Program helps restaurants improve local environment, comply with law

Published 12:00 am Tuesday, December 1, 2009

Restaurants and other food service establishments served by Salisbury-Rowan Utilities have three years ó until April 7, 2012 ó to install a right-sized grease interceptor or trap to protect sewers against accumulations of fats, oils and grease.
To help with the costs and promote early compliance, the city has created an incentive program.
The program provides $1,500 to eligible businesses that install an approved grease interceptor or trap within the first year (by April 7, 2010).
Businesses that install interceptors or traps during the second year are eligible for $1,000 in support; the third year, $500.
“As federal and state regulations require this compliance,” City Manager David Treme said, “we feel it is important to assist our Salisbury food service providers in their efforts to conform.
“… We have created an incentive program to assist eligible businesses with the associated cost of implementing these required devices. We hope that these businesses will opt for early compliance and take advantage of these available venues of support.”
Treme said the city appreciates the contributions food service establishments provide to the local economy.
“Our SRU FOG support team consists of two dedicated staff members who will assist our food service owners and operators with questions or concerns regarding compliance to these federal and state mandates,” Treme said.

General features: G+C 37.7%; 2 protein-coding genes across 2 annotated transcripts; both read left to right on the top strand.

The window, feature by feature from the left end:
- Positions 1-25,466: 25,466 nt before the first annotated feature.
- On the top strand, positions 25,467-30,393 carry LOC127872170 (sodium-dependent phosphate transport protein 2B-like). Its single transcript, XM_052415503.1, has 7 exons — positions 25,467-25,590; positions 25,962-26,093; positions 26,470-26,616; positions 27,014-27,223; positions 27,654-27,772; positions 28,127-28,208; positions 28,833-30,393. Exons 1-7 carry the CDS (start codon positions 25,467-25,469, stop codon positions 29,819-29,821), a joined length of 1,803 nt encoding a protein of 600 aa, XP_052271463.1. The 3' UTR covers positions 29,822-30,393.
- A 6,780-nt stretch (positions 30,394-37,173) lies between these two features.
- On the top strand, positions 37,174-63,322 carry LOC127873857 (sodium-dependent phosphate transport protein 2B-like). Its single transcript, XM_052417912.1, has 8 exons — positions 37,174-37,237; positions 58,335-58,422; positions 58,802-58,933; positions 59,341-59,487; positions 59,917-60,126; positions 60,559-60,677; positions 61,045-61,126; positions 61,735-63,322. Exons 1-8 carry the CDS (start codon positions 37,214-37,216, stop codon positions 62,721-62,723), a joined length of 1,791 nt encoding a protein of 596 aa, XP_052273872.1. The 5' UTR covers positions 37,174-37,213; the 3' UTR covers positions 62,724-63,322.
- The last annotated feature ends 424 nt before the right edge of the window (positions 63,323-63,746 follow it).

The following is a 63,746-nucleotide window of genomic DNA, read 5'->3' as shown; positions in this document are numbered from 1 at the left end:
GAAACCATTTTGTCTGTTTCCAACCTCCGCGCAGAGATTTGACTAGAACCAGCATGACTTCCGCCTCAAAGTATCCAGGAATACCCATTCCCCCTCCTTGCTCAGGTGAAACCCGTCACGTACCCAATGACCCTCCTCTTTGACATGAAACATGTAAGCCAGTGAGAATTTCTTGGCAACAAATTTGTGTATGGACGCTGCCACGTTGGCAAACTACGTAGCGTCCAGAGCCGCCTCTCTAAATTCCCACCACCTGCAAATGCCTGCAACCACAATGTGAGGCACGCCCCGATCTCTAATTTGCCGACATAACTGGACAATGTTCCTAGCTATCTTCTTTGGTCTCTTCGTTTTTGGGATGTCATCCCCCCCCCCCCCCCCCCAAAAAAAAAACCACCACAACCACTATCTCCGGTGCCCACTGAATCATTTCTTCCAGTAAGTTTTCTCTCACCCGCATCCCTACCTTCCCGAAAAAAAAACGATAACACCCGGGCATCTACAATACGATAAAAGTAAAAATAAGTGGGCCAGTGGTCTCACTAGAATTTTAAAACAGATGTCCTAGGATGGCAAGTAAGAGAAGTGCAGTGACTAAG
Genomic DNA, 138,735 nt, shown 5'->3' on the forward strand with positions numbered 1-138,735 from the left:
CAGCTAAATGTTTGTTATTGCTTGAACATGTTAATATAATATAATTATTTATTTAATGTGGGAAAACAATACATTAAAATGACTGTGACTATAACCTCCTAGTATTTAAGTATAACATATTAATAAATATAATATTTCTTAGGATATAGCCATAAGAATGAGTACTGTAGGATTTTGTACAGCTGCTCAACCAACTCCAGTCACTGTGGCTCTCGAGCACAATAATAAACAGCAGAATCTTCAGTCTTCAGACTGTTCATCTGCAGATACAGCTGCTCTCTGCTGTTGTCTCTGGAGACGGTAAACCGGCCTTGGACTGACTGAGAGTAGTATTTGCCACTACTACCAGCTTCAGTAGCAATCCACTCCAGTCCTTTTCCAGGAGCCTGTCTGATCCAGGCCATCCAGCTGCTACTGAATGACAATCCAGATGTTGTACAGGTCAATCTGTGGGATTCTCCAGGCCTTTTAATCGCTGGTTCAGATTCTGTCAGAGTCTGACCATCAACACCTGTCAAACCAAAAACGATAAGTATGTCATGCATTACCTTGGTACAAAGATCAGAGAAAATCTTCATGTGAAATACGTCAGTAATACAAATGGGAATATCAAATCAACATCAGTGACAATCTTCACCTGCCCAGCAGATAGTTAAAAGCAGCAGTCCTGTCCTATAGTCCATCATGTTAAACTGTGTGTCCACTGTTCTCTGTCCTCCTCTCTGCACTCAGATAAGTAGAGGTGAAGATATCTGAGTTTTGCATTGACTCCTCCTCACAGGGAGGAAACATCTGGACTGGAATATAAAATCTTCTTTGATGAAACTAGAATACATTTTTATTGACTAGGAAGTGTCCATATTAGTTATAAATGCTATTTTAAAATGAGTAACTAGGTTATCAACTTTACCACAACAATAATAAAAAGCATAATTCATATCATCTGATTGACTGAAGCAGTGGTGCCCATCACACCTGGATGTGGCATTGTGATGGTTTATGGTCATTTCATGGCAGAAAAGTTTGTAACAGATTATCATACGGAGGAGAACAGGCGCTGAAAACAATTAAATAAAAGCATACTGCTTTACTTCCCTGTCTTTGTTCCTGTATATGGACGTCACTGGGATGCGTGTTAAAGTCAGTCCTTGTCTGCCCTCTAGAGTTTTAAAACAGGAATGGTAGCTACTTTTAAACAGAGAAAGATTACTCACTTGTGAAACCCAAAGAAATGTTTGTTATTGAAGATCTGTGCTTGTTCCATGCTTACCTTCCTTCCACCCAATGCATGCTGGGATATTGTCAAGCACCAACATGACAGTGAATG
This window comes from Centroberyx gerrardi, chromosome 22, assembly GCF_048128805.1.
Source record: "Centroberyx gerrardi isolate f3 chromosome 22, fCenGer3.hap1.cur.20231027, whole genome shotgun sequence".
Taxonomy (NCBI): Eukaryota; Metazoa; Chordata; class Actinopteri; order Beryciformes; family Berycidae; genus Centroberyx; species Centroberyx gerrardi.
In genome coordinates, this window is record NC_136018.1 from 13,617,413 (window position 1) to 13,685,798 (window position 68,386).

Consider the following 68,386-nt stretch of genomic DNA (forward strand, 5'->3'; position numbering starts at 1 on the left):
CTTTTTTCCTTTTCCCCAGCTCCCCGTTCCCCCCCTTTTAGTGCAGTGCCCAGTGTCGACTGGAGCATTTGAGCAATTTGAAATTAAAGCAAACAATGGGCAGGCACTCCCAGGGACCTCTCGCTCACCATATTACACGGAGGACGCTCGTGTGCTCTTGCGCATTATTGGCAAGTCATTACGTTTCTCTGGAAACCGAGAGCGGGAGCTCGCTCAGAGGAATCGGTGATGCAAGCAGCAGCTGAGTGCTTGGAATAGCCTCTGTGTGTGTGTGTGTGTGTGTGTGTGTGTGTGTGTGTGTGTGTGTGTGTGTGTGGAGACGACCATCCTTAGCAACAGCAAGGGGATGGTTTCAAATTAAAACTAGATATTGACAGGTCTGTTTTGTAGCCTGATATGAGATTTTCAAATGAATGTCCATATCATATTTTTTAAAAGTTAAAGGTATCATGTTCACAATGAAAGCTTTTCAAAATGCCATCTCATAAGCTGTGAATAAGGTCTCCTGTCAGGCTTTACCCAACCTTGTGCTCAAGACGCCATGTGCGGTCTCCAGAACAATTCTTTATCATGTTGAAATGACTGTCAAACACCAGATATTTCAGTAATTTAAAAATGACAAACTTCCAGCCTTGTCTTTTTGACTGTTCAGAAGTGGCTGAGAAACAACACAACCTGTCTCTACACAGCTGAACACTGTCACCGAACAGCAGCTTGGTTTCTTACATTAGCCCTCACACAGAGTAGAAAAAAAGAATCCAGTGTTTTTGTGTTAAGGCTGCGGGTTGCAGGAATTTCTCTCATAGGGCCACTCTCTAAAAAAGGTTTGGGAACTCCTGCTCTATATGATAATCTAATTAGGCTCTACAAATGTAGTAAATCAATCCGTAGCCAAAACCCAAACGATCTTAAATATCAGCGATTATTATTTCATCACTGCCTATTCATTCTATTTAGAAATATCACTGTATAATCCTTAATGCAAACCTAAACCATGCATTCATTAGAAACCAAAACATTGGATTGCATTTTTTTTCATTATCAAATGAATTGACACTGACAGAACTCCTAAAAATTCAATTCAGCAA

Blockages caused by fats, oils and grease can harm public health and the environment, while increasing the operating costs for the owner of the drainage line, according to Jim Behmer, director for Salisbury-Rowan Utilities.
Under the new policy, existing food service establishments with an interceptor or trap will need to secure a N.C. licensed plumber, a N.C. professional engineer or a N.C.-permitted permitted grease waste hauler to submit a grease interceptor/trap verification form.
It verifies the volume of the existing device.
Establishments without an interceptor or trap will be required to install an approved device.
The Environmental Protection Agency and N.C. Division of Water Quality have initiated fats, oils and grease (FOG) measures in response to an increasing number of sanitary sewer overflows.
SRU FOG Program Coordinator Aaron Otten is available to answer questions regarding the FOG Control Program.
Otten and FOG Inspector Johnny Rogers will begin meeting with owners and managers of food service establishments in the coming months to review the FOG program.
Otten said SRU offers educational FOG awareness sessions through the local school system, Earth Day events and on Access 16 TV
Individuals with questions related to the FOG Control Policy are being asked to contact Otten’s office at 704-216-2729 or via email at aotte@salisburync.gov.
In addition, citizens may review the council approved FOG Control Program online, by visiting www.salisburync.gov/utilities.
Salisbury’s Wastewater Collection System Permit, issued by the state in 2004, requires that all food service establishment operate and maintain a properly-sized grease trap or interceptor per local approved ordinance.
Federal and state legislation requires that all permitted N.C. municipalities owning and operating sewer collection systems create and implement a FOG Control Program.
The plan must include a FOG educational component for residents and an enforcement policy to which food establishments and commercial food servers must comply.
Salisbury City Council adopted the policy April 7.
The policy includes an approval process for new construction and for existing facilities that are currently without grease interceptors or grease traps.
These entities will be required to submit plans and receive approval of their grease inhibitors prior to installation. In addition, newly installed grease interceptors will require a standard maintenance process at a minimum of every 90 days.
Grease traps will require standard maintenance every 30 days. Furthermore, grease interceptor and grease trap service records are required to remain on site for a period of three years.

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